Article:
(Cordia Africana)

A tree of otayita


Family: Boraginaceae

Synonyms: Cordia abyssinica, Cordia holstii, Cordia ubanghensis

Other names: Sudan teak, gambil, wanza

Otayita is a fruit from Africa.  It occurs nearly all over the continent at medium to low altitudes, in woodland, savannah and bush, in warm and moist areas, often along riverbanks.  This tree is also planted in coffee plantations as a shade tree.


A small to medium-sized evergreen tree, 4-15 m high, heavily branched with a spreading, umbrella-shaped or rounded crown; bole typically curved or crooked; bark greyish-brown to dark brown, smooth in young trees, but soon becoming rough and longitudinally fissured with age; young branchlets with sparse long hairs.

Leaves alternate, simple, ovate to subcircular, 7.5-17.5 (max. 30) cm long, 3.5-10.2 (max. 30) cm broad; thinly leathery; dark green above, paler green and velvety below; with prominent parallel tertiary net-nerves (about 7 pairs of lateral nerves); apex broadly tapering or rounded; base rounded to shallowly lobed; margin entire; petiole slender, 2.5-7.6 cm long.

Otayita leaves

Flowers bisexual, white, sweet scented, shortly pedicelate or subsessile, massed in compact panicles covering the crown, with a white mass of attractive flowers; calyx less than 1 cm long, strongly ribbed, back of lobes covered with short, soft, brown hairs; corolla lobes crinkled, white, long-exerted, funnel-shaped, about 2.5 cm long; cymes many flowered.

Otayita flowers

Fruit a drupe, smooth, spherical, oval tipped, fleshy, 1.3-1.5 cm long; green when young, yellow to orange when mature; with a sweet, mucilaginous pulp and short remains of the calyx at the base.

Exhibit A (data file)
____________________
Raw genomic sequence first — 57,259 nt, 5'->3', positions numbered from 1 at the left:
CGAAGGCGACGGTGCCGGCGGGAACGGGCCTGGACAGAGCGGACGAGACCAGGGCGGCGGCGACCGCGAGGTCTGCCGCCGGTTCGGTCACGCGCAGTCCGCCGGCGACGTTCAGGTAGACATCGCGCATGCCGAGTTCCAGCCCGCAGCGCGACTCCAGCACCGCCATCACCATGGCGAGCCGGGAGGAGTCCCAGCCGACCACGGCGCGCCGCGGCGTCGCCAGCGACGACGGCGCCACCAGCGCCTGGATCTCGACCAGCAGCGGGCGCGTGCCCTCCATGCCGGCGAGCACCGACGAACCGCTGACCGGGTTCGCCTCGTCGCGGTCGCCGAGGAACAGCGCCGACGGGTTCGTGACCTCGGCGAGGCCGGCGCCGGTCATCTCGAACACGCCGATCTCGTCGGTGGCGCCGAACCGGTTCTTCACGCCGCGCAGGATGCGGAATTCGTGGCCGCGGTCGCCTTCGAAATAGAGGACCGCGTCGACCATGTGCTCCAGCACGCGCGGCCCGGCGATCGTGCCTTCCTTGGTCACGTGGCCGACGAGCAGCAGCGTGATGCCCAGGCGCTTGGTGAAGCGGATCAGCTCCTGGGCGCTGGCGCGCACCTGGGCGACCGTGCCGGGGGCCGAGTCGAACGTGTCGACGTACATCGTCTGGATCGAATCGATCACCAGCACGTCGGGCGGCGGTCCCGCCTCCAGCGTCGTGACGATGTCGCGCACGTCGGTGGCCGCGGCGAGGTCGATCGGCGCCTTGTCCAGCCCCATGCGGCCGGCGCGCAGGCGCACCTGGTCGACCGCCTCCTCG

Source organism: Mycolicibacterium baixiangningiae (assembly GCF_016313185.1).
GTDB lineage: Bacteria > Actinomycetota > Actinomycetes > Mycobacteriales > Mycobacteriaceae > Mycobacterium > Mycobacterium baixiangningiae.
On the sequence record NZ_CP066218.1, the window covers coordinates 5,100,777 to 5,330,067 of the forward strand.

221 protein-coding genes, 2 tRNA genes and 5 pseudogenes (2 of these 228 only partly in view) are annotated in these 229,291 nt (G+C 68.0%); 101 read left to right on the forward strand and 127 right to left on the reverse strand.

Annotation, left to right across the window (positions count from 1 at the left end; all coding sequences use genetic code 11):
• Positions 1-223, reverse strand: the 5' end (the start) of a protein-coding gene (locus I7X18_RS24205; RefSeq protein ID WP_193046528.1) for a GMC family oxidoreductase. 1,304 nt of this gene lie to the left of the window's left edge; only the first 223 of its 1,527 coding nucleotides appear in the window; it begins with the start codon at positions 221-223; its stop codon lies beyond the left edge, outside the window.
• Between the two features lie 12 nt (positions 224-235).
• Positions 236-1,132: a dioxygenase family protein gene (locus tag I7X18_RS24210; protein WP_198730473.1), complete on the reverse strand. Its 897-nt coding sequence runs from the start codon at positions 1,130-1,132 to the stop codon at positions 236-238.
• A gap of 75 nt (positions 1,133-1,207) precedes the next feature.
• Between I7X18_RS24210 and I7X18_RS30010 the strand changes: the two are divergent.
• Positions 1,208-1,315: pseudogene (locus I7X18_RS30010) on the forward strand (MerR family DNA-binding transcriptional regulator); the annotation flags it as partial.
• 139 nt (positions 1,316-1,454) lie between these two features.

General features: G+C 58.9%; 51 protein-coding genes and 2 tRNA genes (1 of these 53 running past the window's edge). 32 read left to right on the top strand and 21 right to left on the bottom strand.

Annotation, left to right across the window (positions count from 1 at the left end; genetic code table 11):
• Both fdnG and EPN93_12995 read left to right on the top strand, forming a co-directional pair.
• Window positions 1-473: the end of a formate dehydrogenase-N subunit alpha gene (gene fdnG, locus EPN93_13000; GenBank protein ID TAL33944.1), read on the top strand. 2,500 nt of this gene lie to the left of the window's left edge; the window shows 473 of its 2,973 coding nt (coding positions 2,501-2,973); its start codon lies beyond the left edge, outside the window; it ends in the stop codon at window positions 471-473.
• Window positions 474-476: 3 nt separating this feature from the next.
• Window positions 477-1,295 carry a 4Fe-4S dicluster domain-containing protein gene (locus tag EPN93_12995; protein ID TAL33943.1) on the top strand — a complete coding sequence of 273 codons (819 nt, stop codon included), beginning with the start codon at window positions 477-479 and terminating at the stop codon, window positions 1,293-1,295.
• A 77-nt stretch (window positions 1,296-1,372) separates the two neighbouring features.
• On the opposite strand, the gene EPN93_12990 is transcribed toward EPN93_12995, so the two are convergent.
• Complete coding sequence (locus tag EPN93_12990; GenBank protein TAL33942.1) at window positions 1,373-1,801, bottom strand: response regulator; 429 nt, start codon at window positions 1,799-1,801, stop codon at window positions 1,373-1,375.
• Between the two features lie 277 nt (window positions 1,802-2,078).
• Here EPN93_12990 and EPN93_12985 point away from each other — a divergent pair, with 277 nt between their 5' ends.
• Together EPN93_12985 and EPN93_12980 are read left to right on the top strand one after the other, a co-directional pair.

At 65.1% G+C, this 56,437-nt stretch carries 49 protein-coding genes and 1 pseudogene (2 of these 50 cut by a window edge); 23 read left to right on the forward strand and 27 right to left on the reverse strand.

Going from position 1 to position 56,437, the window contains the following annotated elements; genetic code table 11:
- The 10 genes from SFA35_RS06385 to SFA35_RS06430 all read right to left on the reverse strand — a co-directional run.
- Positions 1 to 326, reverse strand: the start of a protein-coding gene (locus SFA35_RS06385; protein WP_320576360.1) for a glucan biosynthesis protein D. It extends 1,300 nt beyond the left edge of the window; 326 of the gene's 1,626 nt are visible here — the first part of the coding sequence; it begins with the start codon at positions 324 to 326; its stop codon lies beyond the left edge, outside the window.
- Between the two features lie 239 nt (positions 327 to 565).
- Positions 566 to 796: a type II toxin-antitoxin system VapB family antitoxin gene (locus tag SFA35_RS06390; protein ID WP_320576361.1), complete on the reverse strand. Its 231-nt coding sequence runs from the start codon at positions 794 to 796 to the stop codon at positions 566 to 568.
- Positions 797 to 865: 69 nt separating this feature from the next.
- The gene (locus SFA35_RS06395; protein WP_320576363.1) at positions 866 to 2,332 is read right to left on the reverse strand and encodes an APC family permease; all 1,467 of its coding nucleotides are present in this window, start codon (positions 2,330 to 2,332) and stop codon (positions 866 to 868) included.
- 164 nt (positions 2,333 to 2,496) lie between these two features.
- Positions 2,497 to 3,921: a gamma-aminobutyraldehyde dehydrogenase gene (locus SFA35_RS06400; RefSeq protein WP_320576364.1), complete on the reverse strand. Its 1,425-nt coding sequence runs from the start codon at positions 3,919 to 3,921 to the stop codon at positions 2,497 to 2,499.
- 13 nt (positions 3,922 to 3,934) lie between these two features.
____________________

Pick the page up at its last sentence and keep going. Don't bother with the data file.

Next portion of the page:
Seeds 2-6, which lack endosperm.


The mucilaginous fruits of otayita taste sweet and are fondly eaten by children.  These are eaten by all when there is shortage of food.

Otayita fruits

            The wood from trunk is considered to be very suitable for making drums.  The wood is used for several other purposes too e.g. making furniture, beehives, boxes, mortars etc.


Most trees of otayita are wild.  Though this tree is not cultivated for fruits, but it is planted are coffee plantations for shade.  New trees are raised from seed.

            Otayita is a quite hardy plant and does not require any special care.  So once established, the trees are left to nature.

            Otayita trees are, however, sensitive to frost.  So care should taken in planting these at such locations only which remain free from frost during winter.